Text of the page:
Series: A Song of Ice and Fire #2
Published by Bantam Books on February 2nd, 1998
Genres: Adult, Epic Fantasy, Fantasy, High Fantasy
Time is out of joint. The summer of peace and plenty, ten years long, is drawing to a close, and the harsh, chill winter approaches like an angry beast. Two great leaders—Lord Eddard Stark and Robert Baratheon—who held sway over and age of enforced peace are dead...victims of royal treachery. Now, from the ancient citadel of Dragonstone to the forbidding shores of Winterfell, chaos reigns, as pretenders to the Iron Throne of the Seven Kingdoms prepare to stake their claims through tempest, turmoil, and war.
As a prophecy of doom cuts across the sky—a comet the color of blood and flame—six factions struggle for control of a divided land. Eddard’s son Robb has declared himself King in the North. In the south, Joffrey, the heir apparent, rules in name only, victim of the scheming courtiers who teem over King’s Landing. Robert’s two brothers each seek their own dominion, while a disfavored house turns once more to conquest. And a continent away, an exiled queen, the Mother of Dragons, risks everything to lead her precious brood across a hard hot desert to win back the crown that is rightfully hers.
A Clash of Kings transports us into a magnificent, forgotten land of revelry and revenge, wizardry and wartime. It is a tale in which maidens cavort with madmen, brother plots against brother, and the dead rise to walk in the night. Here a princess masquerades as an orphan boy; a knight of the mind prepares a poison for a treacherous sorceress; and wild men descend from the Mountains of the Moon to ravage the countryside.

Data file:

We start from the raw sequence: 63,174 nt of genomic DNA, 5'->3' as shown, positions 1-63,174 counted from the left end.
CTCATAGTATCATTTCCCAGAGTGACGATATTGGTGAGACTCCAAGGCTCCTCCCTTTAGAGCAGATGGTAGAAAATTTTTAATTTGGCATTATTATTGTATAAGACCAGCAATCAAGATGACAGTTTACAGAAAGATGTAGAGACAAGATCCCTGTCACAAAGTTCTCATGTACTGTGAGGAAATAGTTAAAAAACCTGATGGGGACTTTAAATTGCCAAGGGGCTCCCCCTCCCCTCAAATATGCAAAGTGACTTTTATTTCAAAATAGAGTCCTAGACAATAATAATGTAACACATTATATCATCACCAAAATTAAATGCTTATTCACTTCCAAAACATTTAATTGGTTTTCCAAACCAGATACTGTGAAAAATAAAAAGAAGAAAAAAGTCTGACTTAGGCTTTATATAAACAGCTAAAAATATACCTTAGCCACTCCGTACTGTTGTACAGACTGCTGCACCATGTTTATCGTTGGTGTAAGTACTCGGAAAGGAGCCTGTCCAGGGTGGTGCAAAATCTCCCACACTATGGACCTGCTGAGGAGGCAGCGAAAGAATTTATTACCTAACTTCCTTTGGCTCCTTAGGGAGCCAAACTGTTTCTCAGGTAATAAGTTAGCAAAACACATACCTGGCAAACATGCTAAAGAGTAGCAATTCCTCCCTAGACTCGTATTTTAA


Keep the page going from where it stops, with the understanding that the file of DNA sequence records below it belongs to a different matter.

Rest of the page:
Against a backdrop of incest and fratricide, alchemy and murder, the price of glory may be measured in blood. And the spoils of victory may just go to the men and women possessed of the coldest steel...and the coldest hearts. For when rulers clash, all of the land feels the tremors.
Audacious, inventive, brilliantly imagined, A Clash of Kings is a novel of dazzling beauty and boundless enchantment—a tale of pure excitement you will never forget.
It took me a month of scheduled reading to manage fitting A Clash of Kings in with the rest of my towering stacks of books to be read, but I did it. Now, this won’t be my most coherent review ever, because how on earth do you review a book of over 700 pages, but more just my thoughts overall. Enjoy.
What I think continues to be Martin’s strength in this series is how he truly encapsulates the importance of each of these characters. Epic fantasies, with their many POV’s, can be slow or boring. There will always be some characters you don’t care for – and certainly, I have mine in A Song of Ice and Fire too. Bran’s POV made me fall asleep multiple times in this book, which is just like, ugh what why asdfjkl;. I wish more happened in his POV, but still, what does happen to him is an essential part of the storyline, and at the end, with the Battle of Blackwater Bay, we don’t see him for a while because there’s just not much happening there. The balance, overall, is still well maintained.
But in A Clash of Kings, what impressed me was how I managed to put aside my dislike for certain characters to truly get caught up in their personal journeys. I would never call Catelyn one of my favorite characters – by far, no. But it was easy to understand the somewhat questionable decisions she makes in this story because of her deep love and devotion to her children. Likewise, Theon is kind of an asshole – but his story has a lot of depth to it in how he wants to impress his father and claim the titles that are rightfully his. The characters are all so distinct, so human, and understandable. It’s really amazing.